Aurelio M. Montemayor, M.Ed. • IDRA Newsletter • June-July 2021 •

Aurelio M. Montemayor, M.Ed.During the 2021 Texas legislative session, voices of families and students from Dallas, Houston and San Antonio to the lower Rio Grande Valley rang out, demanding education justice even as the pandemic and some members of the Texas Legislature limited public participation. The communities spoke for their rights and hopes in support of and in opposition to state-level policies.

IDRA was proud to work with students and families to ensure their voices were heard in policymaking, including by coordinating the following:

Advocacy training sessions to support families in understanding the legislative process and in sharing public comments and testimony;

• Weekly virtual “office hours” to provide support to individuals using the legislature’s public comment portals;

• A student summit to identify policy solutions from high school and college students impacted by COVID-19;

• A “train the trainer” program on how to present testimony to state legislators that resulted in 19 women of color in the lower Rio Grande Valley receiving trainer certification;

• Engagement with student advocates who held meetings, presented testimony and circulated news via social media;

• Weekly meetings of the Texas Legislative Education Equity Coalition (TLEEC), a statewide, cross-sector coalition focused on education justice founded by IDRA in 2001;

Regional virtual roundtable discussions (Mesas Comunitarias) to address critical education issues, including equitable school finance, digital equity, programs for emergent bilingual students, college preparation and access for all students, and mental health during COVID-19; and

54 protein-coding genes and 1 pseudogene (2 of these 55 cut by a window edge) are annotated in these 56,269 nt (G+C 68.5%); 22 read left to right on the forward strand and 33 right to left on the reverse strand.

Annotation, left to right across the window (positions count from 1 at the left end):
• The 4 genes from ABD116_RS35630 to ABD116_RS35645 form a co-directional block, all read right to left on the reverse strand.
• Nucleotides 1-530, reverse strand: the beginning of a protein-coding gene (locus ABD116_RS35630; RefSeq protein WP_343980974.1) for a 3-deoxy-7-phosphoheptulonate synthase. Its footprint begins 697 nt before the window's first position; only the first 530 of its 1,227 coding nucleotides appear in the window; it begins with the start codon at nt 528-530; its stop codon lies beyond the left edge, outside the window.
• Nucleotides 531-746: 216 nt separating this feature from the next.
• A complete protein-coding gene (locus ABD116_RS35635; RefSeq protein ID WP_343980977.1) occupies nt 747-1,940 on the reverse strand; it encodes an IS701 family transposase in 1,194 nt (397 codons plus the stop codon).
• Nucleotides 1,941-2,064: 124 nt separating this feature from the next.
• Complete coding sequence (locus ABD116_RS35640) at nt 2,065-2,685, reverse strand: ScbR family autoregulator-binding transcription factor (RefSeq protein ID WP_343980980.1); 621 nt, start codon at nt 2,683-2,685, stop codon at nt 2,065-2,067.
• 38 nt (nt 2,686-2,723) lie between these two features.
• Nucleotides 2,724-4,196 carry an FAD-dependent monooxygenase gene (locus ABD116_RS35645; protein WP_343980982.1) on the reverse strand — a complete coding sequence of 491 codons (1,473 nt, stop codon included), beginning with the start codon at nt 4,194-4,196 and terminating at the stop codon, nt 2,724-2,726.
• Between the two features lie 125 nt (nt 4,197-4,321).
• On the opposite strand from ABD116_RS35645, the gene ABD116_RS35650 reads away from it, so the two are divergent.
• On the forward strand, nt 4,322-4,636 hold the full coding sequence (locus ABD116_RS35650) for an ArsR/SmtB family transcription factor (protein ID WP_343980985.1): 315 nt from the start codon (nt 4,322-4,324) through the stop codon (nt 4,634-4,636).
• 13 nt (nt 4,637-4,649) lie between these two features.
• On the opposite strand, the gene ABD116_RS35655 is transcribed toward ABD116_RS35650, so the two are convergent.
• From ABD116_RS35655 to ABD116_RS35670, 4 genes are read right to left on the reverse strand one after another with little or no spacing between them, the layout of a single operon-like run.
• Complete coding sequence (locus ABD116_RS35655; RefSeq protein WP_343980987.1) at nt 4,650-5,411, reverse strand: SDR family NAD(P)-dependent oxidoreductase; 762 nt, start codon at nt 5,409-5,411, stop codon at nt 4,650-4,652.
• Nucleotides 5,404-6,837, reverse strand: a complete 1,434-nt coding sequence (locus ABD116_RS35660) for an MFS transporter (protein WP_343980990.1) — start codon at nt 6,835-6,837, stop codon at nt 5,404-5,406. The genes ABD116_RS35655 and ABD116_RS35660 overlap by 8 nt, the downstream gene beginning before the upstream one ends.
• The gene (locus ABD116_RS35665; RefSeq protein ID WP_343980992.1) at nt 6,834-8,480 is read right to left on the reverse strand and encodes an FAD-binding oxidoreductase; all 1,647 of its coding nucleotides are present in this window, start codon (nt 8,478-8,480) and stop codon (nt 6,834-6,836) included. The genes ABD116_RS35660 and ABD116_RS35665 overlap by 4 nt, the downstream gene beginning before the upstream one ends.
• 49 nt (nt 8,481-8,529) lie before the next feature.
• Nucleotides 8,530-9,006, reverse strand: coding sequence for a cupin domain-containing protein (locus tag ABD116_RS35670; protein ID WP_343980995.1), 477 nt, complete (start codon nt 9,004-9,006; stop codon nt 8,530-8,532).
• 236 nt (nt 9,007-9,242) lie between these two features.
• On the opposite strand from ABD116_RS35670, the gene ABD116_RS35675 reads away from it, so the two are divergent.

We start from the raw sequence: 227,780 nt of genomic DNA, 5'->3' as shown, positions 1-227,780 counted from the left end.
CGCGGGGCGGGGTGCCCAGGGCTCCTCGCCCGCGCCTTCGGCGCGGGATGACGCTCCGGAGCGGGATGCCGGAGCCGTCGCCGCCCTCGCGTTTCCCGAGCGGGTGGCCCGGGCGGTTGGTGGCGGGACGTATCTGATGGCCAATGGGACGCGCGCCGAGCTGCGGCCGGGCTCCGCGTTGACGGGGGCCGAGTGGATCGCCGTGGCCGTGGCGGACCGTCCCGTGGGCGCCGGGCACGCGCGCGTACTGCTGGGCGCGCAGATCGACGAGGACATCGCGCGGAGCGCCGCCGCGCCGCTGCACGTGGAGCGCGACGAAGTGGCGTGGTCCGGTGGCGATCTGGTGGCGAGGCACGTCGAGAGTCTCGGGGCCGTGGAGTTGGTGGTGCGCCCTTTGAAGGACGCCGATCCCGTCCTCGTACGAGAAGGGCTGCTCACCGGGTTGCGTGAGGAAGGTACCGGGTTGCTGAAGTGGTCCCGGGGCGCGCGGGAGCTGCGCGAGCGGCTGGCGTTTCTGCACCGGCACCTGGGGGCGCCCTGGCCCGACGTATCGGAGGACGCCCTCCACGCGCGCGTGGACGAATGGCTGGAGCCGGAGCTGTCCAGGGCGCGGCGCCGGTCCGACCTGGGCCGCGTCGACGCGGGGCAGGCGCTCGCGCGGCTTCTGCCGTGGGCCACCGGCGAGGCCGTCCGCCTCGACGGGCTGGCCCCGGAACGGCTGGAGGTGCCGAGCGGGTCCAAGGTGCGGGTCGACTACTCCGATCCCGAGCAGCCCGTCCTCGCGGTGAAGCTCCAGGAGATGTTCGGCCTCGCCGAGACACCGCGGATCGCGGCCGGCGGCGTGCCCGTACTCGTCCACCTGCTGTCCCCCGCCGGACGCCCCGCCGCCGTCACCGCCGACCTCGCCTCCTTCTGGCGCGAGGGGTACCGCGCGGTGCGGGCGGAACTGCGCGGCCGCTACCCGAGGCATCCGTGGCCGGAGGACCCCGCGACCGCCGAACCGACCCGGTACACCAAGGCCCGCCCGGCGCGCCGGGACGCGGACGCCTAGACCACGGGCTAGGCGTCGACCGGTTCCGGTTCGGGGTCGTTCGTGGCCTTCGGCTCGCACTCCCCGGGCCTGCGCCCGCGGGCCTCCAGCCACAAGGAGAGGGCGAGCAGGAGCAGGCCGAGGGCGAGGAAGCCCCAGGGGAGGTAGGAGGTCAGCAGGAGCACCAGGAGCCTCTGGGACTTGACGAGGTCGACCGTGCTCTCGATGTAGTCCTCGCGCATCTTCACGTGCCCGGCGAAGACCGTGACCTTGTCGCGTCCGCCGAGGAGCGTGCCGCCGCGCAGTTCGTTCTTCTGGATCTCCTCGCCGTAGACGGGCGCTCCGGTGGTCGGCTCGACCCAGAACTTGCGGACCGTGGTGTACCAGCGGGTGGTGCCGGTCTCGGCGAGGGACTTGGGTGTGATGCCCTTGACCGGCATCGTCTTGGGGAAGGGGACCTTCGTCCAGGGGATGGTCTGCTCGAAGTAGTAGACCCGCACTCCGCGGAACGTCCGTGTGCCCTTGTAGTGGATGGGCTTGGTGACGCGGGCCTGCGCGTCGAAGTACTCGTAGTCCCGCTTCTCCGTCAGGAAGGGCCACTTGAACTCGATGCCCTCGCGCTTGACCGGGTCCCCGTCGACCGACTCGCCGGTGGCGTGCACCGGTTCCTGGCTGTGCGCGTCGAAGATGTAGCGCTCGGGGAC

• A “Save Civics Town Hall” and press conference to ensure the voices of students and other advocates were heard when they were denied meaningful opportunities to participate in legislative hearings on the classroom censorship bills.

ARISE Adelante and IDRA honored 19 women who completed a five-week virtual course on giving public testimony and comments to Texas state legislators. For the first time, these Mexican American women from the lower Rio Grande Valley made public comments to the Texas House of Representatives and Senate on education issues affecting their children and community.

We worked to ensure students and families were part of influencing education policies and were able to navigate the legislative process, which can be complicated. We are so proud of the many advocates across the state who demanded their voices be heard by Texas lawmakers.

Our family and student engagement work is far from over. Important community-based policy and implementation work is still happening, and IDRA is supporting a student advocacy council to focus on student-led policy work across the state.

Join us as we work to center students and families in our policy and advocacy work! Sign up to receive advocacy updates (, learn more about our research-based family engagement framework called Education CAFEs, and get involved with a growing network of advocates through TLEEC.

Aurelio M. Montemayor, M.Ed., is IDRA’s family engagement coordinator and directs IDRA Education CAFE work. Comments and questions may be directed to him via email at

[©2021, IDRA. This article originally appeared in the June-July 2021 IDRA Newsletter by the Intercultural Development Research Association. Permission to reproduce this article is granted provided the article is reprinted in its entirety and proper credit is given to IDRA and the author.]